How Much Water Can A Penny Hold?

Wednesday, May 6, 2015
Update 5-2-17! I have made a completely digital STEM challenge from this blog post! Check it out! 

Today we incorporated a little science into our math lesson.  We have been investigating data and then using the data to calculate statistics such as range, median, mode and mean.  Today we focused on using the data to find each one of these terms.  Later we will explore the appropriate times to use median, mode, and mean.  I know it is getting close to summer vacation so I try to make the lessons even more engaging in order to keep their attention.  I am happy to say, the students were engaged and completed the investigation wonderfully! It is always good when a plan comes together.

I gave every group a handout, cup of water, a pipet or water dropper, paper towel and a penny.
If you would like to get your hands on a digital version of this activity click HERE! 

We first predicted how many drops a penny could hold.  To my surprise, they all said amounts under 5 drops.  (I thought for sure one of the students had done this in previous years and would tell the others that a penny can hold a lot more than 1 or 2 drops)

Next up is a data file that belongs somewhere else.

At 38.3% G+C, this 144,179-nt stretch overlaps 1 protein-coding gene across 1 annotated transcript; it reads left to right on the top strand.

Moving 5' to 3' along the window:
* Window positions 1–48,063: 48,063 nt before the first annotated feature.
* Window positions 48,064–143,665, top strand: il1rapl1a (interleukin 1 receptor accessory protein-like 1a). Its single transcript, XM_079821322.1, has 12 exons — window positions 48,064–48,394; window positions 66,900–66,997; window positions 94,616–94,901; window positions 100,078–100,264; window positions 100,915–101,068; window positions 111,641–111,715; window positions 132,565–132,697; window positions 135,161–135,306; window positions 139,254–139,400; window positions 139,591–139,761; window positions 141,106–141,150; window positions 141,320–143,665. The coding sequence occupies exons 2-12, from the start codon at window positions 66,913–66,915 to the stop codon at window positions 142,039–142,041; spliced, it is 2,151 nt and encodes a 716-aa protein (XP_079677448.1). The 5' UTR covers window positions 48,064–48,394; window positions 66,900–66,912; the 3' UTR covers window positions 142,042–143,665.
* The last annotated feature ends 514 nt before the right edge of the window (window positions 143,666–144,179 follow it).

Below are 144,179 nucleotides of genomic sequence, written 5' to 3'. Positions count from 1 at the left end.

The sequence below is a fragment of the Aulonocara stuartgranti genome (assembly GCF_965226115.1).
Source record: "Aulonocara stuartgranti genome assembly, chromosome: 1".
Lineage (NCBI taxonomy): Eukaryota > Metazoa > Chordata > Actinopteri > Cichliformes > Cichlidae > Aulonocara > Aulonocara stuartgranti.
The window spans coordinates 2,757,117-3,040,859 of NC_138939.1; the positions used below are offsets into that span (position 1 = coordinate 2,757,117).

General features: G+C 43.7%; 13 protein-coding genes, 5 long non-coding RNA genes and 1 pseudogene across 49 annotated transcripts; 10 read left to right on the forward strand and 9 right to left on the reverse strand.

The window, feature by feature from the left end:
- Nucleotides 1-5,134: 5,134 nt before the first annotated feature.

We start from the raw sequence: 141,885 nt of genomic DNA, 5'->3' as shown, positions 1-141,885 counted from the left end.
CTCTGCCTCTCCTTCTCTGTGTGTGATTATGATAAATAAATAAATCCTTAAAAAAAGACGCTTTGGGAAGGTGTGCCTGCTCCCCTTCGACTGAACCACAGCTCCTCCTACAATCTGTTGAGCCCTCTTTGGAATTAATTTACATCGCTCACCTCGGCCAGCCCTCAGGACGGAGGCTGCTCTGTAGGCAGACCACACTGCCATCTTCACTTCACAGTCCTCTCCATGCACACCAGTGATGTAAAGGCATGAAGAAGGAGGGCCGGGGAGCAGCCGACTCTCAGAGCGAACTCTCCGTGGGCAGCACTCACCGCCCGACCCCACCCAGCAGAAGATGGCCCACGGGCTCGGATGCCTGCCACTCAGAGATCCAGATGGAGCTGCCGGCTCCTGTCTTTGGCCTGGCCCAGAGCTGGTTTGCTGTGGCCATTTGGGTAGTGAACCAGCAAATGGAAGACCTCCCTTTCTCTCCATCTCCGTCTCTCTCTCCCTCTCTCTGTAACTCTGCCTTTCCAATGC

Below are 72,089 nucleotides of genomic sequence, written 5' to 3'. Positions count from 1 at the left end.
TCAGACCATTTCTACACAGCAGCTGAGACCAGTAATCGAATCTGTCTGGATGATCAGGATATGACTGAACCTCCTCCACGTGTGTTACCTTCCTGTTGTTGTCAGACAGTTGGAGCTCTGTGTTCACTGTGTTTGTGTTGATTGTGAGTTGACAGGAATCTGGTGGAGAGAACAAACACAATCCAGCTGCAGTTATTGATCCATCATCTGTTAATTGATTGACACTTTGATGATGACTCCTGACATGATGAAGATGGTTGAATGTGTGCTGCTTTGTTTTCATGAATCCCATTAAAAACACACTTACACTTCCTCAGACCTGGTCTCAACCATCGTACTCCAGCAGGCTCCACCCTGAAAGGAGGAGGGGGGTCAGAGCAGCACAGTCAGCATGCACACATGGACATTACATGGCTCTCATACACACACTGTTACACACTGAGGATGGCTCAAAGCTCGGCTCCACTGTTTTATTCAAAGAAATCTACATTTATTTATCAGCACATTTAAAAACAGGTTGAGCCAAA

After we predicted, we talked about the importance of going slow, when dropping water onto the penny.  We talked about the difference between a drop and a squirt, to prevent any foul play :)

As groups finished, they recorded their data on the white board so that other groups could also see and record the information on the handout.  

The next part of the activity involved making a stem and leaf plot as well as a line plot.  This was a good informal assessment for me, since it showed me if they remembered how to make each of these graphs.  

Afterwards, students worked in groups on the remaining questions in the handout.  They discovered range, median, mode, mean and outliers.  In the first class our outlier was 7 and in the second class our outlier was 42.  The third class's outlier was a little more difficult to identify and the reasoning behind what the students came up with was thought provoking and showed their critical thinking skills.

I would love to hear your ideas on how to teach statistics and outliers! Let me know if you use this lesson in your class and how it turns out!

Peace, Love, Math- Jenn

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